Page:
CMS Proposes Lowering Drug Costs to International Prices
The government wants to lower Part B drug costs by matching them to international prices, but it’s neither going to be immediate nor easy.
Reigning in Drug Prices
In addition to industry efforts make medicines more affordable, the Centers for Medicare & Medicaid Services (CMS) announced it is soliciting public comments on a plan and testing to lower drug costs. Key to the International Payment Index (IPI) plan is to “phase down” the Medicare payment amount for selected Part B drugs to more close align with international prices. Additional efforts to this highly publicized strategy include:
- Allowing private sector vendors to negotiate prices for drugs
- Take title to drugs and compete for facility and provider business
- Changing the 4.3 percent drug add-on payment to reflect 6 percent of historical drug costs
CMS said that from 2011 to 2016, Medicare fee for service drug spending increased from $17.6 billion to $28 billion under Medicare Part B, representing a compound annual growth rate of 9.8 percent with per capita spending increasing 54 percent, from $532 to $818. CMS also said prices in the United States is 1.8 times higher than in sixteen other developed economies: Austria, Belgium, Canada, Czech Republic, Finland, France, Germany, Greece, Ireland, Italy, Japan, Portugal, Slovakia, Spain, Sweden, and United Kingdom.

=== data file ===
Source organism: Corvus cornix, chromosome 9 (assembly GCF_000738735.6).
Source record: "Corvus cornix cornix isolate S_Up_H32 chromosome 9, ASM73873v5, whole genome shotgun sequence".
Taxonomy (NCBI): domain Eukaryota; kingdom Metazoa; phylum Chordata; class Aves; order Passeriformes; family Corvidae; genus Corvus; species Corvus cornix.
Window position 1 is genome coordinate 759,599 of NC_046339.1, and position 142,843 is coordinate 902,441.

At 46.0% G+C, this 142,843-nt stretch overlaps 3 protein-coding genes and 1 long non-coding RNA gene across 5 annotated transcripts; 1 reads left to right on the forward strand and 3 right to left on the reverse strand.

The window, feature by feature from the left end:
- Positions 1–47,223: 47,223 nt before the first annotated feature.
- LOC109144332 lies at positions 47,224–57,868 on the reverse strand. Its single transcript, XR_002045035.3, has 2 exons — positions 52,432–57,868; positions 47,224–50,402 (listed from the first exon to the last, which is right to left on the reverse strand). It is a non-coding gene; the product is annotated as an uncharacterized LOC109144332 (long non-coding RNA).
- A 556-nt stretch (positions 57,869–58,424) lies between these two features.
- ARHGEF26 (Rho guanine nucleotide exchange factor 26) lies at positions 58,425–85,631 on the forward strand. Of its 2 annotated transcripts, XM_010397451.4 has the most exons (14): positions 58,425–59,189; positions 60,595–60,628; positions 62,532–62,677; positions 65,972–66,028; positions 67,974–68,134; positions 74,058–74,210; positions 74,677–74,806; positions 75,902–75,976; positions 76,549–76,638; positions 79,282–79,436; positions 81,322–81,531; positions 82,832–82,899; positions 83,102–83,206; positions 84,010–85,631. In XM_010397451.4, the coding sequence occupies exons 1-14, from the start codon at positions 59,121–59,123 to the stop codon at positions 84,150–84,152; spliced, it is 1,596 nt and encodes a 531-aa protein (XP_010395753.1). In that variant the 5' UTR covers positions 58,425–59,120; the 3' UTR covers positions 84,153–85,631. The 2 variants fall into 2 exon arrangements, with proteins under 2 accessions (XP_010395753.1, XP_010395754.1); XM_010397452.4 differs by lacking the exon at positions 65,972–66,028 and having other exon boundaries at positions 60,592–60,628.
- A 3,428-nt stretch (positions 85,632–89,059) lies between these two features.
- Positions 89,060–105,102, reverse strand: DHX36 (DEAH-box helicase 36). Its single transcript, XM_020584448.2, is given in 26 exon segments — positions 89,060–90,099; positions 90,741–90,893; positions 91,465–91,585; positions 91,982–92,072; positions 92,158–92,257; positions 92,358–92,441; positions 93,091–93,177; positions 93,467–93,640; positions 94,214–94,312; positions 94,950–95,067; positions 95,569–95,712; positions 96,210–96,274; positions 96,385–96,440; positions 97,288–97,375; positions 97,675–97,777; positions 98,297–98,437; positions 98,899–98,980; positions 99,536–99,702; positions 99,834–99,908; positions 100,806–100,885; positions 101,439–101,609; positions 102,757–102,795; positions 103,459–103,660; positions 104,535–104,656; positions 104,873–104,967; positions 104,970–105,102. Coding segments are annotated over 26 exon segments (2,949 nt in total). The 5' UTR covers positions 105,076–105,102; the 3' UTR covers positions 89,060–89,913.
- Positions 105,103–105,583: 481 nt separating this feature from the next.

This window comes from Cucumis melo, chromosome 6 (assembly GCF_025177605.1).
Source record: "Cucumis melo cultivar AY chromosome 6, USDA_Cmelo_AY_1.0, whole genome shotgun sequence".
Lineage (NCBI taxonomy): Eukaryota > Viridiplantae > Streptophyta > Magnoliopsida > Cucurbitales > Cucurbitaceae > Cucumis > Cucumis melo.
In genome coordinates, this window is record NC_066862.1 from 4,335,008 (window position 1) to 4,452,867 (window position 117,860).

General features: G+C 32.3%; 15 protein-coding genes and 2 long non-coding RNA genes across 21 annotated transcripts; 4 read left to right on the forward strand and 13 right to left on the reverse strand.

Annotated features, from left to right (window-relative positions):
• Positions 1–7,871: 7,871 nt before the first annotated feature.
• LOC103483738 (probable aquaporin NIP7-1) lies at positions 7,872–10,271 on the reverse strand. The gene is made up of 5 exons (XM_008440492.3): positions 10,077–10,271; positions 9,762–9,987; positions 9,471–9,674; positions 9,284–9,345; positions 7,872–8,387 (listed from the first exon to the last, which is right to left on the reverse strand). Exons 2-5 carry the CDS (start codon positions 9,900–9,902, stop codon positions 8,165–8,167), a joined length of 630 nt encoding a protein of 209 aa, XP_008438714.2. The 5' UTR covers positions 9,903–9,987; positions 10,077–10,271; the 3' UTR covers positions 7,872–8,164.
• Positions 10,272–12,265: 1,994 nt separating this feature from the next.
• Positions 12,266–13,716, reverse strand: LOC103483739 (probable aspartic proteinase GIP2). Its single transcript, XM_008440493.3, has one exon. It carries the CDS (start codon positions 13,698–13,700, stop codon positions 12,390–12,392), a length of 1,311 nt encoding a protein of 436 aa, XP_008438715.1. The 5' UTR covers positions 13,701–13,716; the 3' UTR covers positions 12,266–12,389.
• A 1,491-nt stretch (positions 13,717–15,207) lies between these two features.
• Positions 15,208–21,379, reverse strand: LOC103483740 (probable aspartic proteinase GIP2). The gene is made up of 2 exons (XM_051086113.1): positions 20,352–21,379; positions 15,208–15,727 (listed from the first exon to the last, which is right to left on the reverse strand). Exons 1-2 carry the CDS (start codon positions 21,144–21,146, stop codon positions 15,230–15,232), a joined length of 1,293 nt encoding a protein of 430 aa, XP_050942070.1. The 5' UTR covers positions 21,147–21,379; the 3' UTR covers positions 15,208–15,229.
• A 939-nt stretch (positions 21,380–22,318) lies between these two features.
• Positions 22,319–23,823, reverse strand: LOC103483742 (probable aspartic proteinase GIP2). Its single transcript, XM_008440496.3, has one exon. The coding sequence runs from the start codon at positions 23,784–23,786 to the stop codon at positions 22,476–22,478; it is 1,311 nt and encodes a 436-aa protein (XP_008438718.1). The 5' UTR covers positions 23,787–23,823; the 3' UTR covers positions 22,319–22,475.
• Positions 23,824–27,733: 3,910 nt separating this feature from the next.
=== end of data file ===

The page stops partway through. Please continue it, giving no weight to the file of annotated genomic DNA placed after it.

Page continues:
Medicare payment for separately payable outpatient drugs in physician offices, facility outpatient departments, and other settings is based on drug manufacturers’average sales prices plus a 6 percent add-on payment. This payment is subject to sequestration, which reduces the add-on to more than 4.3 percent.
How Cheaper Drugs Could Happen
Cheaper Medicare drugs won’t come quickly. CMS issued an Advanced Notice of Proposed Rule Making (ANPRM) for the proposal. Based on the feedback received, CMS plans a proposed IPI rule in spring 2019. Once finalized, the IPI would begin in early 2020 and continue into 2025. CMS said that it would monitor and evaluate the impact of the model in beneficiary access to drugs, program costs, and the quality of care for beneficiaries.
CMS said in their announcement, “”The IPI Model would test whether increasing competition for private-sector vendors to negotiate drug prices, and aligning Medicare payments for drugs with prices that are paid in foreign countries, improves beneficiary access and quality of care while reducing expenditures.”
The ANPRM describes a model design that would would have physicians and hospitals (and potentially other providers and suppliers) in selected geographic areas) receive certain drugs from private-sector vendors. Providers in the non-model areas would continue to use the current buy and bill system to administer Part B drugs to their patients and be paid under the current Medicare payment policy.